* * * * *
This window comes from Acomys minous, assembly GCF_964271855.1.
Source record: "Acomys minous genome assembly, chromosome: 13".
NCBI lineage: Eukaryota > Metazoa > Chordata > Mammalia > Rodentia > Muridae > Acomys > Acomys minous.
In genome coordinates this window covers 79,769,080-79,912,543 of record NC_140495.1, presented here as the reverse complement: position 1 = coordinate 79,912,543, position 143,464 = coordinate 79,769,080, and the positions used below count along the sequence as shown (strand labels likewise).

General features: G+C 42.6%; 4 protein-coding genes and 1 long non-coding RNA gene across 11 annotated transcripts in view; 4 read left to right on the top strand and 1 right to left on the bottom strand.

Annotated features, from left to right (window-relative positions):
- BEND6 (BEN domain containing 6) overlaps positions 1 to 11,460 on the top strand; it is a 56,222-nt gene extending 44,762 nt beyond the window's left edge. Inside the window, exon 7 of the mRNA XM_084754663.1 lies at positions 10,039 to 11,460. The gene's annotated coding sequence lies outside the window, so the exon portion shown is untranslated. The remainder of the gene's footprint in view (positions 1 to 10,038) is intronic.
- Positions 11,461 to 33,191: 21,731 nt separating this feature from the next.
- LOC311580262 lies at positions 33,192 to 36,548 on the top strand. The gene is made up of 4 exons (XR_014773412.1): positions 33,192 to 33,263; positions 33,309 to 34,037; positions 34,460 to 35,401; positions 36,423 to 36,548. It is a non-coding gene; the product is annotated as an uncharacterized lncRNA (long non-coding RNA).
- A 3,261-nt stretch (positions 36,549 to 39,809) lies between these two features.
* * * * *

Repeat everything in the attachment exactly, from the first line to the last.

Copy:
This window comes from Acomys minous, assembly GCF_964271855.1.
Source record: "Acomys minous genome assembly, chromosome: 13".
NCBI lineage: Eukaryota > Metazoa > Chordata > Mammalia > Rodentia > Muridae > Acomys > Acomys minous.
In genome coordinates this window covers 79,769,080-79,912,543 of record NC_140495.1, presented here as the reverse complement: position 1 = coordinate 79,912,543, position 143,464 = coordinate 79,769,080, and the positions used below count along the sequence as shown (strand labels likewise).

General features: G+C 42.6%; 4 protein-coding genes and 1 long non-coding RNA gene across 11 annotated transcripts in view; 4 read left to right on the top strand and 1 right to left on the bottom strand.

Annotated features, from left to right (window-relative positions):
- BEND6 (BEN domain containing 6) overlaps positions 1 to 11,460 on the top strand; it is a 56,222-nt gene extending 44,762 nt beyond the window's left edge. Inside the window, exon 7 of the mRNA XM_084754663.1 lies at positions 10,039 to 11,460. The gene's annotated coding sequence lies outside the window, so the exon portion shown is untranslated. The remainder of the gene's footprint in view (positions 1 to 10,038) is intronic.
- Positions 11,461 to 33,191: 21,731 nt separating this feature from the next.
- LOC311580262 lies at positions 33,192 to 36,548 on the top strand. The gene is made up of 4 exons (XR_014773412.1): positions 33,192 to 33,263; positions 33,309 to 34,037; positions 34,460 to 35,401; positions 36,423 to 36,548. It is a non-coding gene; the product is annotated as an uncharacterized lncRNA (long non-coding RNA).
- A 3,261-nt stretch (positions 36,549 to 39,809) lies between these two features.